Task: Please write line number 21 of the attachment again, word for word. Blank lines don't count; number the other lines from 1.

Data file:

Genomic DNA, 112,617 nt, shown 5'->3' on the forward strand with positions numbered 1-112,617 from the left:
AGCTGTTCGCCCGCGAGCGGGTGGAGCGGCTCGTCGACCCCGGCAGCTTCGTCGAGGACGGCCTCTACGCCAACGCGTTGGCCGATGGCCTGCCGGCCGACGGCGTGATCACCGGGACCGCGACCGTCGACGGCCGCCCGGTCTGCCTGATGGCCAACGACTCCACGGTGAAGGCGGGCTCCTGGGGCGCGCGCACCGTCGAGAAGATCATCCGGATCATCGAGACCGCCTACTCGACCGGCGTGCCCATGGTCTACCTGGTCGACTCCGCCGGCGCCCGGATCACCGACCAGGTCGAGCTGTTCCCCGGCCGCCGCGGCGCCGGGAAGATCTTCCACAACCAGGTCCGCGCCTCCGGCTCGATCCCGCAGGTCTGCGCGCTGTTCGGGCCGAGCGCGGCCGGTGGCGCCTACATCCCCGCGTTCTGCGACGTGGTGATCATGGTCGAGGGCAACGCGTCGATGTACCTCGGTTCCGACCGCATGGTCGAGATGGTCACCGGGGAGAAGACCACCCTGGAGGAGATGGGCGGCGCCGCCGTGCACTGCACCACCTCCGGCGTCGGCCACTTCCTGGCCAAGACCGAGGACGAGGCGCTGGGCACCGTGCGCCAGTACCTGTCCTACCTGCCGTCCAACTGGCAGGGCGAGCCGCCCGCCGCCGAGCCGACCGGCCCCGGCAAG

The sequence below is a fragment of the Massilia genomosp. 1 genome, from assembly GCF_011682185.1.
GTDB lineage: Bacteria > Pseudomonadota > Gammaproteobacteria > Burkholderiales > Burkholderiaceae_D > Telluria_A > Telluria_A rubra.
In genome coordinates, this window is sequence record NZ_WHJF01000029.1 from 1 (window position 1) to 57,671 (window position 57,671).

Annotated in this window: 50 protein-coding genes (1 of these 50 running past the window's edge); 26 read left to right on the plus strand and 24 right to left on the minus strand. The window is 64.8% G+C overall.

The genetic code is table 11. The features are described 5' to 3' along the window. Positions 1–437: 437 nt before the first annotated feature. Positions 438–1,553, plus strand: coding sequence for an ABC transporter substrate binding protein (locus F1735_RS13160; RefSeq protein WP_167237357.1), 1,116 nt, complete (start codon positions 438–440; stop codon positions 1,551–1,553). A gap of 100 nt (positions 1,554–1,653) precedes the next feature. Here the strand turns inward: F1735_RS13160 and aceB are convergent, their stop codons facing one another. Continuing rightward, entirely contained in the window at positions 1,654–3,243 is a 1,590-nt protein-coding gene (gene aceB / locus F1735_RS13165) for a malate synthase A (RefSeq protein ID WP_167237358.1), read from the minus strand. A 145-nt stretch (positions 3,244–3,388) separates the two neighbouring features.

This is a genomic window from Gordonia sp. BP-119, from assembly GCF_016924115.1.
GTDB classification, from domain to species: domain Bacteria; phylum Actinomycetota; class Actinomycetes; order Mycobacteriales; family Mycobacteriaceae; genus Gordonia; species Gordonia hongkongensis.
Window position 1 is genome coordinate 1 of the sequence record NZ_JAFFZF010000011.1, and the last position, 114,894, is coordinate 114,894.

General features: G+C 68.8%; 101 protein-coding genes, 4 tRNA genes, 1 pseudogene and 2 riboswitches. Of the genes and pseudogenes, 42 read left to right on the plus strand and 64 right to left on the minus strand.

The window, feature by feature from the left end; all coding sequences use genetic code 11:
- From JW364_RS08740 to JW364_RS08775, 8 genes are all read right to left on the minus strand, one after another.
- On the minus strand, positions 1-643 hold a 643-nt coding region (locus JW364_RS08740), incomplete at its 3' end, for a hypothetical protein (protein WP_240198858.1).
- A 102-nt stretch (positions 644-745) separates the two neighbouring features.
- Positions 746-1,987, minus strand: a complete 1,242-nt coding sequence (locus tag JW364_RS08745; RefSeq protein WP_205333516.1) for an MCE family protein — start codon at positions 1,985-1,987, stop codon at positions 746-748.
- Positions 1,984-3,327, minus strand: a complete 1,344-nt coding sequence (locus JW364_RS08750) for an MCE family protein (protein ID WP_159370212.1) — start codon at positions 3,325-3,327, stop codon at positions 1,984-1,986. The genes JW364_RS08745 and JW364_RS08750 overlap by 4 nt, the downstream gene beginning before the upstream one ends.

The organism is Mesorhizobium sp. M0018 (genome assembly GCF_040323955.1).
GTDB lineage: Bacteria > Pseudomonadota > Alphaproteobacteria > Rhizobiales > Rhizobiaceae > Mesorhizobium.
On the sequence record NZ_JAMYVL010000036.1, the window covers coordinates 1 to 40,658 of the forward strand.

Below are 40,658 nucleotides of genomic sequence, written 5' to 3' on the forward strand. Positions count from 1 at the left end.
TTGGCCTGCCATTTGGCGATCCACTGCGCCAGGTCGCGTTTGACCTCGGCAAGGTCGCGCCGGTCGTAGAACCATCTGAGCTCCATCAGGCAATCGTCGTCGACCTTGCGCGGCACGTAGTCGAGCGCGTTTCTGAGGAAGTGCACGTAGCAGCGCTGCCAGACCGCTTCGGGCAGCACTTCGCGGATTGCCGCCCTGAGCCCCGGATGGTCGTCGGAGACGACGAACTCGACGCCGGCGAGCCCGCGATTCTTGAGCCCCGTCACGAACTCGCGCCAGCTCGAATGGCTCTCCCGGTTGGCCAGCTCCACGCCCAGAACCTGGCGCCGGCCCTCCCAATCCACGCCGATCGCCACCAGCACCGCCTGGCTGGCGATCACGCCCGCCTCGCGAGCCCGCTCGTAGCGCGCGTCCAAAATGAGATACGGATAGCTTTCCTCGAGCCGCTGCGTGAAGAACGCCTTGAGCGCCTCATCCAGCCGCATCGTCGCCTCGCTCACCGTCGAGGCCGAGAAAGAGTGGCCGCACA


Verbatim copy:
Below are 40,658 nucleotides of genomic sequence, written 5' to 3' on the forward strand. Positions count from 1 at the left end.